A long, hot summer continues for parts of northern Ontario and large swaths of Western Canada thanks to a ridge of high pressure that is blanketing the area under a blistering heatwave.

Environment Canada issued over 60 heat warnings in four provinces—Alberta, Saskatchewan, Manitoba and Ontario—on Saturday.

The temperature reached as high as 42 C in Moose Jaw, Sask. And in Winnipeg, a 36 C day beat a high-temperature record going back to 1978 when it hit 34.9 C.

“No question about it, we’re under a big dome,” David Phillips, a senior climatologist at Environment Canada, told the Canadian Press. “It’s like taking the lid on a barbecue and just putting it right over Western Canada and then cooking all that meat underneath.”

Calgary broke its all-time record high temperature on Friday when the city hit 36.4 C. The previous record was set 85 years ago. Alberta set 16 new record high temperatures for Aug. 10, eclipsing some records set in the late 19th century.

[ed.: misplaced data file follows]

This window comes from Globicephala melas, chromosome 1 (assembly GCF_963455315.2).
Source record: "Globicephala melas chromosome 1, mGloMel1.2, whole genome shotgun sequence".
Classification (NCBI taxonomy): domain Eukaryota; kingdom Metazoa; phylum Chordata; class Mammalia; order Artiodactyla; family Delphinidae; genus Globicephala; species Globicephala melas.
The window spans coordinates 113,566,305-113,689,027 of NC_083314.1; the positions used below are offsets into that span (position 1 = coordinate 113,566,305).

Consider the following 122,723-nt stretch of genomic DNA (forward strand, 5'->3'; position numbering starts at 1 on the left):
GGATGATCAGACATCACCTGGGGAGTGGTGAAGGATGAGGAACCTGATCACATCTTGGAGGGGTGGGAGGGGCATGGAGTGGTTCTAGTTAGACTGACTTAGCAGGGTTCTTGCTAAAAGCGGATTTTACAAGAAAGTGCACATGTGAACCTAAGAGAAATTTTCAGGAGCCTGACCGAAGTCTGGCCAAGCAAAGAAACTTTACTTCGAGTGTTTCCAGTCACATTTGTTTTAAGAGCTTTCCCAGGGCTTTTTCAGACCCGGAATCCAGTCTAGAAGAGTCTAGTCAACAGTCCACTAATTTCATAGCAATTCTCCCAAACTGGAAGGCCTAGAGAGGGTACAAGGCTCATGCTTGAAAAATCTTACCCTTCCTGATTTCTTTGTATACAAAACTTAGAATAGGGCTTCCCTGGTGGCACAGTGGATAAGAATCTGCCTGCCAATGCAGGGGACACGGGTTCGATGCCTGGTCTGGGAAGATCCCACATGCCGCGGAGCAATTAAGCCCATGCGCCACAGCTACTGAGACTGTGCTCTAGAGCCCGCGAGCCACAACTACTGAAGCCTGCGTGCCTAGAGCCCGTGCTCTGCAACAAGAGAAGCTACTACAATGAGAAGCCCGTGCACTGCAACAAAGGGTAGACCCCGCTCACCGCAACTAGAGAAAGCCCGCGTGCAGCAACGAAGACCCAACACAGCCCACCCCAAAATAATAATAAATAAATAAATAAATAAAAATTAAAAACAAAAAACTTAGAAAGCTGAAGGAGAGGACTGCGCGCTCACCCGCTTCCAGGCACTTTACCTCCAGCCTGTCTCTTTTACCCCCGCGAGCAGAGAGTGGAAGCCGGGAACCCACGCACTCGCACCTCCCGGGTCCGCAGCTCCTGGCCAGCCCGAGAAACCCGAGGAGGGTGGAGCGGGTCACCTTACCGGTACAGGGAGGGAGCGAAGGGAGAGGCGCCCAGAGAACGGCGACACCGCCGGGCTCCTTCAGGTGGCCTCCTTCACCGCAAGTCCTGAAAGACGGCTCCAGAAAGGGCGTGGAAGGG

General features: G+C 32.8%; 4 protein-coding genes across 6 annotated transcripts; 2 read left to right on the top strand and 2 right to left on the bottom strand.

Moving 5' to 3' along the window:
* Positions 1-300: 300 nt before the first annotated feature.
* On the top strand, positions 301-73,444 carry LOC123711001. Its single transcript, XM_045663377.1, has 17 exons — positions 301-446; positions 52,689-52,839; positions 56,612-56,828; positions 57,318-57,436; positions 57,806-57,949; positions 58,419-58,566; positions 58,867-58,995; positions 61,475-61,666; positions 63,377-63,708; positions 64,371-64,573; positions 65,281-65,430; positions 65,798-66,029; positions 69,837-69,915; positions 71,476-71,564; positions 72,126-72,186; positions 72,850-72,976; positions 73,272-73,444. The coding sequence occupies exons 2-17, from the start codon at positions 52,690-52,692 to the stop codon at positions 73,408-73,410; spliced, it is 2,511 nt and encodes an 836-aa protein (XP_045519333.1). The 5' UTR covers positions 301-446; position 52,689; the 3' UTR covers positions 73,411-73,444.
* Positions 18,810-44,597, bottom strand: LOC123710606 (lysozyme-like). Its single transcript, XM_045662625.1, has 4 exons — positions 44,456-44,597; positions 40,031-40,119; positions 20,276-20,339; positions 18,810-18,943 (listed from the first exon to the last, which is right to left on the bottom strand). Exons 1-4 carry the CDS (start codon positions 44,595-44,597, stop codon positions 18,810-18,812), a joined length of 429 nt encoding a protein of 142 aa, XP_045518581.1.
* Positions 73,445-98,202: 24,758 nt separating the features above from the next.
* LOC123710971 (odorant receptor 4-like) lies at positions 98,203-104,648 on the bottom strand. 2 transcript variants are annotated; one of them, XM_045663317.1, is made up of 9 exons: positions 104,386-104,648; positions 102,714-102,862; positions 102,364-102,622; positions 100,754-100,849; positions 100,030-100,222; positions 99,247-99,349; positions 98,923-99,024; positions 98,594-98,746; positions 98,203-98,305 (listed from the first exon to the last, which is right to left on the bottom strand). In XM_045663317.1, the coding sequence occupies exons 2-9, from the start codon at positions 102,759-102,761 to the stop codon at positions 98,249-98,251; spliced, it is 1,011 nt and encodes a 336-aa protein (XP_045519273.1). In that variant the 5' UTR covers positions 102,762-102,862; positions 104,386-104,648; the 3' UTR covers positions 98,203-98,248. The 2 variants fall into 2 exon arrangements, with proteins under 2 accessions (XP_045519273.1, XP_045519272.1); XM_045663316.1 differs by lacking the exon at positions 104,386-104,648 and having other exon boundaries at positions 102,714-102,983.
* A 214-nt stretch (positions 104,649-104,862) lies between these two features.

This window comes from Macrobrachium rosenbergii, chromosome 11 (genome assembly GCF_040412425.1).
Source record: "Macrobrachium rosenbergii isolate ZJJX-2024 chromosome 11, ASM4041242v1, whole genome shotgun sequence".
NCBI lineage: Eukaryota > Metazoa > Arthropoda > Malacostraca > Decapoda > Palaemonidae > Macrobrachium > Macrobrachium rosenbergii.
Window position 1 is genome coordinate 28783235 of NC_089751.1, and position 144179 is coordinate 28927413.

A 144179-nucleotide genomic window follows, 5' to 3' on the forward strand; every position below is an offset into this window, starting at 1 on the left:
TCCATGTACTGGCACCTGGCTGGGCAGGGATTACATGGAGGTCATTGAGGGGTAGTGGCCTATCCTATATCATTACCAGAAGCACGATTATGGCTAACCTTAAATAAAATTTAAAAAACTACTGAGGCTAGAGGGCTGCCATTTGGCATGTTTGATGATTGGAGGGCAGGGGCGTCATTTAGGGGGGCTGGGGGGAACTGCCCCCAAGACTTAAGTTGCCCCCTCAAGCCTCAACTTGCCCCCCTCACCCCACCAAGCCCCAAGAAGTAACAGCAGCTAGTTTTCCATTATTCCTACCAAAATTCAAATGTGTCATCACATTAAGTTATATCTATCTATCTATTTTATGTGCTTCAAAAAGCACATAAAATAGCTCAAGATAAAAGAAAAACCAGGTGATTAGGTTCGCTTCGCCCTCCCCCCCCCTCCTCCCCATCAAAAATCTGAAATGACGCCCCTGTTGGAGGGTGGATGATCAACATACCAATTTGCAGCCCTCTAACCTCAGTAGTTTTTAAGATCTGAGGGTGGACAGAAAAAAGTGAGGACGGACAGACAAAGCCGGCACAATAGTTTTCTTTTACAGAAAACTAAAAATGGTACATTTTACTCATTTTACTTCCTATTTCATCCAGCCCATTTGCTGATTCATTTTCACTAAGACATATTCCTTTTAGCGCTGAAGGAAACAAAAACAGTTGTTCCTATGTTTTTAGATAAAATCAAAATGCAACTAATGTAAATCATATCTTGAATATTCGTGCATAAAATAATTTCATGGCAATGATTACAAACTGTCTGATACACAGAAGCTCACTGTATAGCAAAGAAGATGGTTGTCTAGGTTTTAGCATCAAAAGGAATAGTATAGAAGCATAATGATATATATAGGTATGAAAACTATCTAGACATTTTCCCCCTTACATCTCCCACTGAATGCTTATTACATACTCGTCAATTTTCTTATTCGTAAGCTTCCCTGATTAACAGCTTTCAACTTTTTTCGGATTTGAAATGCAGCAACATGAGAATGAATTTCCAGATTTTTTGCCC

In Saskatchewan, SaskPower said that the province set a new summer power demand record of 3,520 megawatts, up 50 megawatts from the previous record set last August.

The scorching heat is making conditions for outdoor workers extremely difficult, particularly in some areas where air quality is already poor as a result of drifting smoke from wildfires in Alberta and British Columbia.

Brian Olford, a foreman with Superior Asphalt Paving, told CTV Winnipeg that it is not uncommon for guys to miss days of work because of heat exhaustion.

“You just kind of work with it,” he said.

Hailey Mulligan, the health and safety officer for Superior Asphalt Paving, said that workers fill out safety forms that provide instructions about what to do in case of heat exhaustion and map out where the nearest hospitals are in case of emergency.

She advises outdoor workers to take frequent breaks and stay hydrated with water.

Environment Canada recommends that people living in areas under a heat warning reschedule outdoor activities to cooler hours of the day, stay in air-conditioned buildings and take care to not leave people or pets in closed vehicles.

A spokesman for SaskPower said putting bedsheets and pillowcases into the freezer an hour before bed helps stay cool while sleeping.

Environment Canada said conditions are expected to improve over the weekend as a cold front moves into some areas.

With files from The Canadian Press